A little less than 3 years ago, my husband (then-boyfriend) and I stumbled across FYI's "Tiny House Nation" on iTunes TV. Curious, we watched. What were these tiny homes? Why would someone subject themselves to such drastic downsizing? How do they go to the bathroom? And then, for a brief moment in time that somehow still felt very long, we were hooked. But what was it that captivated me? Was it the Pinterest-perfect woodworking and the ? The sheer fascination at how someone could install a bathroom in what's essentially a shed? Or the pang of sadness I felt when I watched someone say goodbye to their large home from my tiny New York City apartment?
Looking back, I realize I was hate-watching. And, oh, hate-watching something can feel so good.
Have you ever seen the musical "Avenue Q?" There's a song called celebrating the joy of "Schadenfreude," which means taking pleasure in other people's pain. And it's equally painful and pleasurable to watch people do dumb things, like give up their normal house for one that seems better sized for American Girl dolls.
I'm not the only person who has ever thought it's weirdly consuming to hate watch people making foolish decisions. I mean, consider "The Bachelor": Who would willingly subject themselves to the competing for Nick Viall?
But — much like with traditional schadenfreude, the joy of hate-watching isn't really about celebrating someone else's pain (unless you're a sadist), but more about thinking, "I'm so glad that isn't me right now." Hate-watching people do things that are foolish gives you some comfort in the fact that you're not totally screwing up your own life.
Of course, I'm not actually a terrible person and I understand that in some cases, getting a tiny home isn't a stupid decision. I can see the arguments for having a tiny home: wanting to be fiscally responsible, wanting to downsize when you can't care for or afford a large home anymore, wanting to , wanting to leave less of carbon footprint. I'm not stupid or naive or basking in privilege; I'm aware that not everyone lives in massive houses with huge yards. I certainly didn't. But what I don't understand is when people voluntarily downsize to tiny homes with their children, who need at least some personal space and a house that really feels like home.
Maybe I take the concept of "home" personally: Growing up with divorced parents, I constantly shuffled back and forth between my mom's home and my dad's apartment. By the time I could drive, I kept a duffle bag in the back of my car so that I would always have clothes that I wanted wherever I chose to stay. After I graduated college, I moved around constantly. All l I ever wanted in my life was one place that felt deeply permanent. I swore to myself that when I grew up, my children would have a home. Watching people choose to put their children into a place that might not feel like home — and really, how could something the size of a shipping container feel like a home? — stings a little.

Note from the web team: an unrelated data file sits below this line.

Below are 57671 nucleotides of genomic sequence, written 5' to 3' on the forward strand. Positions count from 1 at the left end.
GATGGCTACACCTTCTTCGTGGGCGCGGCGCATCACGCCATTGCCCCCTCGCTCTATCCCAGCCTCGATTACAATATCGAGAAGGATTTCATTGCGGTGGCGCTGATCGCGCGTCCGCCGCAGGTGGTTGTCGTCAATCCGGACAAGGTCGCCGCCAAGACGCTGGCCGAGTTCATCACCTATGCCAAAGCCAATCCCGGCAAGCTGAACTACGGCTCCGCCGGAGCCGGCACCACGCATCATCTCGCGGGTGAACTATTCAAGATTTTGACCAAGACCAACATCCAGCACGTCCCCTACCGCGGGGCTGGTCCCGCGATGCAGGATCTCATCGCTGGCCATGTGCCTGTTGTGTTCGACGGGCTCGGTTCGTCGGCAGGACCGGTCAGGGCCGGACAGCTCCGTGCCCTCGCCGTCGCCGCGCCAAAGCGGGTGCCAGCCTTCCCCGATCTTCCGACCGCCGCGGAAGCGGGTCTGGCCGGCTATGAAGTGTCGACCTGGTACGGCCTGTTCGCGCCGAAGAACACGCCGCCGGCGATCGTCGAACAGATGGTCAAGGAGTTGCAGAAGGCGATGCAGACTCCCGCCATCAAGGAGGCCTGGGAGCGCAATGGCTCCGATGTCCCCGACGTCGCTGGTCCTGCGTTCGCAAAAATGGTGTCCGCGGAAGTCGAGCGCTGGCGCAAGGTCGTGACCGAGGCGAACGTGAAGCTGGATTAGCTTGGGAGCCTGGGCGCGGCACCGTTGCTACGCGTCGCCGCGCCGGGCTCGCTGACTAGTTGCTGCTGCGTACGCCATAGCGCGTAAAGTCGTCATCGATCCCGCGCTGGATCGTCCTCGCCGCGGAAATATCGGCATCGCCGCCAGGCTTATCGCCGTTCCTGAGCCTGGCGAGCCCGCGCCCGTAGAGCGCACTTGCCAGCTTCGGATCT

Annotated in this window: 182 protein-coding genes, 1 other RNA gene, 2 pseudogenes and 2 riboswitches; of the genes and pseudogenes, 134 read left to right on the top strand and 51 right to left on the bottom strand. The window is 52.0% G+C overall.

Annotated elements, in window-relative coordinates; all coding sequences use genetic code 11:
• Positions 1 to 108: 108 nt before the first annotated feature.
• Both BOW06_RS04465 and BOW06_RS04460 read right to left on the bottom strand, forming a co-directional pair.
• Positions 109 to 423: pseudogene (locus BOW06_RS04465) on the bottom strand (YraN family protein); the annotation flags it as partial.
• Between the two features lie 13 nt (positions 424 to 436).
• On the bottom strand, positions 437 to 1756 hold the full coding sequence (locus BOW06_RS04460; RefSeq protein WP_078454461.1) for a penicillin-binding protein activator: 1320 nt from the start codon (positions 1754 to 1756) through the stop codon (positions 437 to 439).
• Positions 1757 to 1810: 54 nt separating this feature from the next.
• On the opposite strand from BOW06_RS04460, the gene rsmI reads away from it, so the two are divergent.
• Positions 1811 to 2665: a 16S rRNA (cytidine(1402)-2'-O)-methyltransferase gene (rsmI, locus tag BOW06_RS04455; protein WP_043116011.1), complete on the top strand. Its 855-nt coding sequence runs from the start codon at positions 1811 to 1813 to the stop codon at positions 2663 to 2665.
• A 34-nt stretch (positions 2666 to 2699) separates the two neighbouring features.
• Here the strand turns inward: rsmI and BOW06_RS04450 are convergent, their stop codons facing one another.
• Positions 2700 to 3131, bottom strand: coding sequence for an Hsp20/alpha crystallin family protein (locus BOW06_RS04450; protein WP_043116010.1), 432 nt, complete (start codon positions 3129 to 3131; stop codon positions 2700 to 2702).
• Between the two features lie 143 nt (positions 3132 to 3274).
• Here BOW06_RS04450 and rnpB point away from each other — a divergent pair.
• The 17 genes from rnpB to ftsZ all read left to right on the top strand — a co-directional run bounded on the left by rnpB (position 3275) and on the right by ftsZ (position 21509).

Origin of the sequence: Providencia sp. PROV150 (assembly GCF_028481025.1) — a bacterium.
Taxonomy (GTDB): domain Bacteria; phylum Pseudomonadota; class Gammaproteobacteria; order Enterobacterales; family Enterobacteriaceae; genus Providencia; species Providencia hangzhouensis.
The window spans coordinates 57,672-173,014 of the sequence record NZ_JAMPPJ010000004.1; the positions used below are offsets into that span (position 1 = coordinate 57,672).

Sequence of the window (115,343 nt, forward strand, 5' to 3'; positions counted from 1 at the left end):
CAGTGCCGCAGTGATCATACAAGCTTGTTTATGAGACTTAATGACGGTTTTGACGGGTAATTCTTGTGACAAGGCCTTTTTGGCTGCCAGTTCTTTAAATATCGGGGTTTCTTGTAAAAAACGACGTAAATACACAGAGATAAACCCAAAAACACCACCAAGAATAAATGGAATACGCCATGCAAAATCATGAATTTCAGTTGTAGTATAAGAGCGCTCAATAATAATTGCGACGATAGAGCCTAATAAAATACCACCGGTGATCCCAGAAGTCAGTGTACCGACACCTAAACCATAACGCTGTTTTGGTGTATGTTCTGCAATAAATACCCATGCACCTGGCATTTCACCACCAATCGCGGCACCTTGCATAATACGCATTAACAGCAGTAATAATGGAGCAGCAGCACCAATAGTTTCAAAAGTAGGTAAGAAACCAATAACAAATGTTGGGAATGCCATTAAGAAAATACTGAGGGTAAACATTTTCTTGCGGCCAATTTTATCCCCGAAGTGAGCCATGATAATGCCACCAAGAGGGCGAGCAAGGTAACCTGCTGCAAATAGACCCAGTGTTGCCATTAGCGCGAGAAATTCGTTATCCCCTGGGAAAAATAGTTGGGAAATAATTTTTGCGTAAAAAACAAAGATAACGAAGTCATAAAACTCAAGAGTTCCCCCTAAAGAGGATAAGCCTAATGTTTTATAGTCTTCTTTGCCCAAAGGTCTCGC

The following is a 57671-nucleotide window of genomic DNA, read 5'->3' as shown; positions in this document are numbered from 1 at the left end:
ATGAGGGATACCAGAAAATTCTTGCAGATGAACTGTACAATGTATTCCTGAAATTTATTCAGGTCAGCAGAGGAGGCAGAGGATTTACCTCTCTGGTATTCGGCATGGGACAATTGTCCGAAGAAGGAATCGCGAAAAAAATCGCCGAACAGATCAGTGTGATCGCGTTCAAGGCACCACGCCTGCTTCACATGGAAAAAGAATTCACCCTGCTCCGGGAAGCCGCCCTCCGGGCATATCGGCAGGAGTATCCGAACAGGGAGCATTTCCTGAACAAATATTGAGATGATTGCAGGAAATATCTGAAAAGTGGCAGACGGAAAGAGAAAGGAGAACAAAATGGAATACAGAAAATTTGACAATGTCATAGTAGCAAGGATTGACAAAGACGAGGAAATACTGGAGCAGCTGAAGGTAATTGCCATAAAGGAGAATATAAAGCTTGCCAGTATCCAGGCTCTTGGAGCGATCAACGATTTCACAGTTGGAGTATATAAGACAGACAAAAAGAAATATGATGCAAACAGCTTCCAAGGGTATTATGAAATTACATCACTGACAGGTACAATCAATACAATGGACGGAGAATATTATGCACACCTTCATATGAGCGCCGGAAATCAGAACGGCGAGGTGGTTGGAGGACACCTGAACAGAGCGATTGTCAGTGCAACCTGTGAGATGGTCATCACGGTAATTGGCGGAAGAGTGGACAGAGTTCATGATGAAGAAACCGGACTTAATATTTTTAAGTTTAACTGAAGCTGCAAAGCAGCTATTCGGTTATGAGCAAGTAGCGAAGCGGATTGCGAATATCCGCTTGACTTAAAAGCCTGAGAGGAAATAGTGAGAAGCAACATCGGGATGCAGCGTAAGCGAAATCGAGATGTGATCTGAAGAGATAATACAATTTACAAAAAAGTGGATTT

Watching this show, I was bothered (and I suppose captivated) by the people who subjected their children to unnecessarily living in these conditions when they could potentially — with strategizing — figure out other, more amenable options. But they never did. Instead, they justified.
And that justifying, to me, was the worst part. You could see people quietly wrestling with the idea that they chose to forgo their previous living situations to dwell in what's essentially a shoebox (sometimes without real plumbing). Just as awful as it is to listen to someone justify why they made any foolish decision, it's uncomfortable — yet gripping — to watch someone wrestle with poor decisions that will ultimately impact their children.
Because even though they're not saying it, they know — and you know — the real reason these people are moving into cutesy shoeboxes that look like garages: because it's on TV. But doing something because it seems "cool" or to be famous is the wrong reason to do anything, ever, especially if it impacts somebody else.
If I was the child of a mother who gave up our home to be on TV, I wouldn't want to hear her on-camera — or off-camera — justifications for why. Because once the camera crew went away and we were stuck with a place that's defining characteristic was that it landed us on television, no explanation in the world would give me a sense of a home. It would just make me...sad. Sure, I'm glad it isn't me, but when the guilty pleasure turns to sadness, you just want to change the channel.
When you think about it that way, schadenfreude sort of loses its appeal.